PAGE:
As the climate warms, and as normal temperature goes up…fungi are very evolvable. If you’ve ever touched a puff ball or whatever, and seen all the spores come out, there’s millions of them. Each one an opportunity for a little mutation. You can imagine you can get a strain that can tolerate warmer temperatures and eventually our temperature.

So a particular fungus might be able to grow in a frog, but not a human, because frogs have colder bodies. In your book, you talked about that temperature advantage that mammals have against fungi, and how it may go back to when the dinosaurs went extinct.

When the asteroid hit, there were so many dead plants and dead animals—just perfect for fungus to feed on. And the fossil record shows a bloom of fungal spores. Microbiologist Arturo Casadevall writes that because the vast majority of fungi do not tolerate warm temperatures, mammals were somewhat protected.

And now that advantage may be slipping?

One example is Candida auris. It’s on the World Health Organization’s list of fungal priority pathogens, which came out last fall. It was all over the news several years ago. That was the one where they couldn’t clean from the hospital rooms and it seemed like it was spreading from person to person, which it can. Some scientists suggest it emerged in part because of the changing climate.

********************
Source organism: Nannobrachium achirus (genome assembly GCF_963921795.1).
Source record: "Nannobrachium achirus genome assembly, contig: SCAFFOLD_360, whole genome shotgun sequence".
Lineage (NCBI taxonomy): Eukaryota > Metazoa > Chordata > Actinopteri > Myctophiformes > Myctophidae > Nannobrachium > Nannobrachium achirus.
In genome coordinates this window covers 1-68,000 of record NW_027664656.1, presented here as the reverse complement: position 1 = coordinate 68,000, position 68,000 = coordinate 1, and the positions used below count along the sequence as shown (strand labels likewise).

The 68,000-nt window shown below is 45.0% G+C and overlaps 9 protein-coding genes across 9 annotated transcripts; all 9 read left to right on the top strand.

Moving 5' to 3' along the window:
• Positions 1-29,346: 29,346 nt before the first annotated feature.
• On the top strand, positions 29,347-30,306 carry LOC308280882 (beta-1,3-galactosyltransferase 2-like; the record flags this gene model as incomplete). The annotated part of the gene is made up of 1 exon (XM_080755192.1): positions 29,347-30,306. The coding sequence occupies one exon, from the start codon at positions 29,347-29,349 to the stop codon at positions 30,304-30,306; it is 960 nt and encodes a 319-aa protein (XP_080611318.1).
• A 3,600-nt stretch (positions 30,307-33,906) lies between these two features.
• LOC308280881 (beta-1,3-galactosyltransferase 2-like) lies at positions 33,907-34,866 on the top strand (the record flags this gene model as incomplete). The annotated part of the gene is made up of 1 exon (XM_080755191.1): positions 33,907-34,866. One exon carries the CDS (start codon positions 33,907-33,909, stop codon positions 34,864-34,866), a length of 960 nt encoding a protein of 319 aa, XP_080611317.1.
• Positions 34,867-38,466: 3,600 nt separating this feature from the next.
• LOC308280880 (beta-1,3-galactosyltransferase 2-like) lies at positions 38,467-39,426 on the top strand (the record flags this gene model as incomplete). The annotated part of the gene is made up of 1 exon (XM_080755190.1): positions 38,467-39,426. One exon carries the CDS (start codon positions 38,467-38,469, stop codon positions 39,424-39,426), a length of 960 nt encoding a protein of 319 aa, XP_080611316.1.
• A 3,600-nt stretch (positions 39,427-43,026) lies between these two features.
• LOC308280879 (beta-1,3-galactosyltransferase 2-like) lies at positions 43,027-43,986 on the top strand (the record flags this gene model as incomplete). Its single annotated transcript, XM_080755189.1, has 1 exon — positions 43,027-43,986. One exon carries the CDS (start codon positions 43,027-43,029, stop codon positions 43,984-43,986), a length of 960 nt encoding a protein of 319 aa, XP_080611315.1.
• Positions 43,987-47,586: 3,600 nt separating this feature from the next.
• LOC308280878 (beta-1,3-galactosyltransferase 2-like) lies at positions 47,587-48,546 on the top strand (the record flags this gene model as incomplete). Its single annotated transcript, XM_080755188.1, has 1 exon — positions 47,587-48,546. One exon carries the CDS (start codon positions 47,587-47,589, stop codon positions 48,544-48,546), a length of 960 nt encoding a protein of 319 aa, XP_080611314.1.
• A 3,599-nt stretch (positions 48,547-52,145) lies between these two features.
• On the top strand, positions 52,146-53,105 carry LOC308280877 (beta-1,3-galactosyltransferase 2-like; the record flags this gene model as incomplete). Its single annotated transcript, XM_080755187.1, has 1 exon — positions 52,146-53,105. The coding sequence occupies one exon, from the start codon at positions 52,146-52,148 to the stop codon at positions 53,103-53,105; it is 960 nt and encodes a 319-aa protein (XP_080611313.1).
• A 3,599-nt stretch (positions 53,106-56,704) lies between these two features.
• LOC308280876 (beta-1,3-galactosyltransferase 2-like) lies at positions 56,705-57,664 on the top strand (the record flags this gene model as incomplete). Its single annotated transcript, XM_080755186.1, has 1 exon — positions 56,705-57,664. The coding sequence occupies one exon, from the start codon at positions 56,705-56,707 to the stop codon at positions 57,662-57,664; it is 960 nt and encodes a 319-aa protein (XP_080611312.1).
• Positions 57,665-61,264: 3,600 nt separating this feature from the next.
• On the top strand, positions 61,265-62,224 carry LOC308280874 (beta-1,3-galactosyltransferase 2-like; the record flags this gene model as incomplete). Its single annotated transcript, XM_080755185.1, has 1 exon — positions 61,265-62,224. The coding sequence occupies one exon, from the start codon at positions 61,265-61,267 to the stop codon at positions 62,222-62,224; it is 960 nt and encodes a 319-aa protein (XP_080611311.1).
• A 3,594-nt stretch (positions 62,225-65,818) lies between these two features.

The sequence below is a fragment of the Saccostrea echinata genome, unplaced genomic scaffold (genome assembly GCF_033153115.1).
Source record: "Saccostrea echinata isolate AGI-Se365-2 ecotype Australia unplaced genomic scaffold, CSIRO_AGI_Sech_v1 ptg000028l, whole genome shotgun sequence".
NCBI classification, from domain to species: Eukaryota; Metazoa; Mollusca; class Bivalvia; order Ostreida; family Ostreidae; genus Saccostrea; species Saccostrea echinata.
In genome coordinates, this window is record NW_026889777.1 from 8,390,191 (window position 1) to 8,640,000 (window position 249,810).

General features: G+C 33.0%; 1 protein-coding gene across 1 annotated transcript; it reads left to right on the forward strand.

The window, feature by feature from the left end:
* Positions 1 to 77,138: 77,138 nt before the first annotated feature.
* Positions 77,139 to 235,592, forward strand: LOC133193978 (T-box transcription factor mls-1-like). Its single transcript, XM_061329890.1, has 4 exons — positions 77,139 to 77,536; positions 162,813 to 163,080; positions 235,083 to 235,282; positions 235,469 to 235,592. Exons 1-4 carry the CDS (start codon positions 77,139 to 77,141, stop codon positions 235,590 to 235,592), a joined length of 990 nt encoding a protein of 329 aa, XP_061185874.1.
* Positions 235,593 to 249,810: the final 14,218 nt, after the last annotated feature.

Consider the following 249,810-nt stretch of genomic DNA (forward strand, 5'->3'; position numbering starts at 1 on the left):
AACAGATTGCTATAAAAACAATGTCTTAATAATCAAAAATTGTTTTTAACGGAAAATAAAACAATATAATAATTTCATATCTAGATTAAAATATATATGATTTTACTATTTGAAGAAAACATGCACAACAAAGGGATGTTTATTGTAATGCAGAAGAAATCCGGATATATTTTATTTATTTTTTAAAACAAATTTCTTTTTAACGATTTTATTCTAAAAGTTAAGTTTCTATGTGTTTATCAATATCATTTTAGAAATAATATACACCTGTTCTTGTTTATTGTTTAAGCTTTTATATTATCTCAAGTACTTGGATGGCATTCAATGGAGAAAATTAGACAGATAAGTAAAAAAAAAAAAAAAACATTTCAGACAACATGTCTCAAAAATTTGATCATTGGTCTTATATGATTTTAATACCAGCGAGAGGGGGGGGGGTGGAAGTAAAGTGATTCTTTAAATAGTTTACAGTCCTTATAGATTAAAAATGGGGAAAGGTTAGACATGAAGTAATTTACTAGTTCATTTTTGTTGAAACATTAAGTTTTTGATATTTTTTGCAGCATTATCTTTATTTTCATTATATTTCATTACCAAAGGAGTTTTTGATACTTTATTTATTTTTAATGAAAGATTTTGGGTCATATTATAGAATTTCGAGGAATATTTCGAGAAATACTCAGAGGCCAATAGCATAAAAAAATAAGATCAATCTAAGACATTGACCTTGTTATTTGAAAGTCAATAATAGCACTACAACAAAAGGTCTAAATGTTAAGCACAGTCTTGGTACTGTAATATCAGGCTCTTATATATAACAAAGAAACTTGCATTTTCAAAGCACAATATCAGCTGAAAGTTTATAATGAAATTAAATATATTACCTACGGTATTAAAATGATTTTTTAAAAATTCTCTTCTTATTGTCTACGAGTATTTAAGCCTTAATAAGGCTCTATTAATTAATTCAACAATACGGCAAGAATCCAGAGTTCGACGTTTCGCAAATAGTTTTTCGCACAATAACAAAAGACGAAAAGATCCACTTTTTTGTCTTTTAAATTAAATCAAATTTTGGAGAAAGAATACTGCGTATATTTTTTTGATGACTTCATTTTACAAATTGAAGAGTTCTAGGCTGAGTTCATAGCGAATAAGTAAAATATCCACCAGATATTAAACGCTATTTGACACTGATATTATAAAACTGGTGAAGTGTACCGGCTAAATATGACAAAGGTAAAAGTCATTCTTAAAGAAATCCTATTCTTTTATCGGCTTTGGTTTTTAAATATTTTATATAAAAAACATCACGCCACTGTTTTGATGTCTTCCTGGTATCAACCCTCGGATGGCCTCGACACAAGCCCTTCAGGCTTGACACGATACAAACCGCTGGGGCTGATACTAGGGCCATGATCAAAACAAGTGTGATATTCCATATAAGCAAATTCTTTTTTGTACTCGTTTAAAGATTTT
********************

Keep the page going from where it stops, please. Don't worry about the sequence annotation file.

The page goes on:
The fungi in the show is called Cordyceps or Ophiocordyceps, and those are real, as is their ability to create ‘zombies.’ They kill insects and can control their behavior. Ophiocordyceps compels its ant host to bite a leaf (though not other ants), then gives it lockjaw so it stays put. 

As with the zombies in The Last of Us, their hosts’ heads split open and fruiting fungal bodies come out (after the insects are fully dead). I looked it up, and Ophiocordyceps’ happy temperature is around 80 degrees Fahrenheit. Please tell me that is too low for a jump to humans.

Yeah, that’s probably not going to happen. With Candida auris—that’s a yeast. Other Candida already live in our bodies all the time, so that is a smaller leap. Ophiocordyceps are also very species specific: they infect a particular caterpillar, a particular ant. None of those species are very near to us.

If we see a zombie mammal being mind-controlled by fungus, then we should be afraid?


If we get zombie humans someday, are they gonna come from fungi?

Yes. Okay, probably not zombies, we’d probably just be dead. I think you’d have a hard time finding anyone who thinks we’ll turn into zombies. But there are high fatality rates with fungal infections.

The show also borrows an image from fungi that work with plants: fungi tendrils help the zombies communicate. In Episode 2, one character says ominously: ‘You step on a patch in one place, and you can wake up a dozen infected somewhere. Now they know where you are. Now they come.’